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Prosecution for fly-tipping is "on a case-by-case basis"

Council asked what it is doing to pursue offenders through the courts

Dan Cooper

Reporter:

Dan Cooper

Contact:

01635 886632

Is fly-tipping in West Berkshire on the increase?

WEST Berkshire Council has been asked what it is doing to actively prosecute fly-tippers.

At a meeting last week, local resident Susan Millington put the question to the council’s executive member for waste, Dominic Boeck.

Figures obtained from a Freedom of Information request show the council spent almost £30,000 on cleaning up illegally-dumped waste between July and December 2016.

The council cleared a total of 543 fly-tipping sites over the last six months of the year, costing an estimated £29,125.

The number of reported incidents rose by almost 10 per cent compared to the first six months of 2016, with 493 instances of fly-tipping reported in the first half of the year.

As well as the overall number of fly-tipping incidents rising during the six months that followed, the number of car boot-loads and small van-loads that were illegally dumped in West Berkshire significantly increased from 316 (January to June 2016) to 393 (July to December 2016) – a 20 per cent rise.

The cost of disposing of these smaller loads alone rose from £6,121 to £9,530.

In July, a permit scheme was introduced to stop West Berkshire residents using Smallmead Recycling Centre – located just a short drive across the district boundary in Reading.

The move was in response to West Berkshire Council’s decision to withdraw a £460,000 annual payment to Re3, which runs the facility.

Mr Boeck said: “In order to ensure that we carry out our duties in a fair, equitable and consistent manner the council has an enforcement policy.

“Each fly-tipping case is considered on its own facts.

“For a decision whether or not a fly-tipper should be prosecuted, a number of tests have to be met in line with the code from crown prosecution.

“These tests are evidential tests and public interest tests.

“So, it really depends, to a large extent, how strong our evidence is, if fly-tipping has been instigated by a particular individual or organisation.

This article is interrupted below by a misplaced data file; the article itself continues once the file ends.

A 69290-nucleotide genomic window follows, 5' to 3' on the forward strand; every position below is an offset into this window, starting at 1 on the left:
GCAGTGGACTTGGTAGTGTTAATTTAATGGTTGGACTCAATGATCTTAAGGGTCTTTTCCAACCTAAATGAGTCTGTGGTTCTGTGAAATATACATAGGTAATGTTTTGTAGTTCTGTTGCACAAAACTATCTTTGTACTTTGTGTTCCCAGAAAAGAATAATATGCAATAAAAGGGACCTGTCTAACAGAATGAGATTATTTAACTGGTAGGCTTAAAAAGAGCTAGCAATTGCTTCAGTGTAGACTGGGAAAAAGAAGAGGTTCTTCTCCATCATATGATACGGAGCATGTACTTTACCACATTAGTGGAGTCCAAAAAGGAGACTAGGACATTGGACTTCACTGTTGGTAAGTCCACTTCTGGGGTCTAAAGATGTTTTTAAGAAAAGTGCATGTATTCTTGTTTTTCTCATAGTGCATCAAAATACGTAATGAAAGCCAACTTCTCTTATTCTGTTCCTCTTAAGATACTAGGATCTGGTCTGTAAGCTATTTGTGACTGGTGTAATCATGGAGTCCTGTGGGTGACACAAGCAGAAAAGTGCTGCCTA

“Then how severe it is and what the likelihood of a successful prosecution would be.

“If the case doesn’t meet those evidence tests and public interests tests, then those cases may not go to court.

“We are very keen that cases do go to court and I am happy to say we do pursue the investigation of fly-tippers and subsequent enforcement very actively.”

Ms Millington said: “Fly-tipping is increasing. Is the council going to put any further resources into spotting fly-tippers in action in order to gain that evidence?”

To which Mr Boeck replied: “The latest figures from quarter three don’t show any significant increase in fly-tipping. We have not seen the increase in fly-tipping you refer to.”

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Article comments

  • A4 watcher

    16/03/2017 - 14:02

    Well, all these new rules and regulations on who can tip and who can't - ie: vans etc - and not being allowed into certain public refuse tips is certainly not working! Go back to basics, do not charge and let us make our own decisions of which public refuse tip we would like to use. Lets vans use the tips too. I used to que up for ages to use the Newbury tip at the weekend's - now it is empty and staff with hanging around with not alot to do. Lets admit, Epic Failure...return to basics and do not scheme or plan anymore time and cost wasted ideas!

    Reply

    • TractorMan

      16/03/2017 - 20:08

      Couldn't agree more, make it free and easy to use the tip legally for all and very expensive if you are caught fly tipping! You would think the policy makers could work this out for themselves!!

      Reply

  • Netnos

    15/03/2017 - 10:10

    Surely if the council were to stop charging for items to be collected then fly tipping wouldn't be as big an issue as it has become! Some people can not afford to pay for collection of items, some people have no way of transporting items to the tip. Weekly rubbish collections should never of stopped nor should collection of unwanted large items.

    Reply

    • Bombey

      15/03/2017 - 13:01

      if people have no way of transporting items to the tip, how are they transporting them out into the country to a secluded spot to fly tip?

      Reply

      • Smiley face

        16/03/2017 - 12:12

        Read it properly..... some people, not everybody!!

        Reply

  • Louise

    Louise

    15/03/2017 - 10:10

    At end of our garden is a path across fields, and one Xmas found a lot of black bags dumped at entrance; there were numerous Xmas card envelopes showing an address in Bardown, Chieveley. Reported to WBC, and despite incriminating evidence, they wouldn't take any action as they said no one had witnessed actual dumping.

    Reply

  • NWN_reader

    15/03/2017 - 09:09

    I like Ms Millington's question. If it is costing the council £30,000 every 6 months to clear up the fly-tipping then it would soon pay for itself to set up a covert camera operation in fly-tipping hotspots to catch the perpetrators, take them to court and heavily fine them. I suggest you pursue this Dominic Boeck.

    Reply

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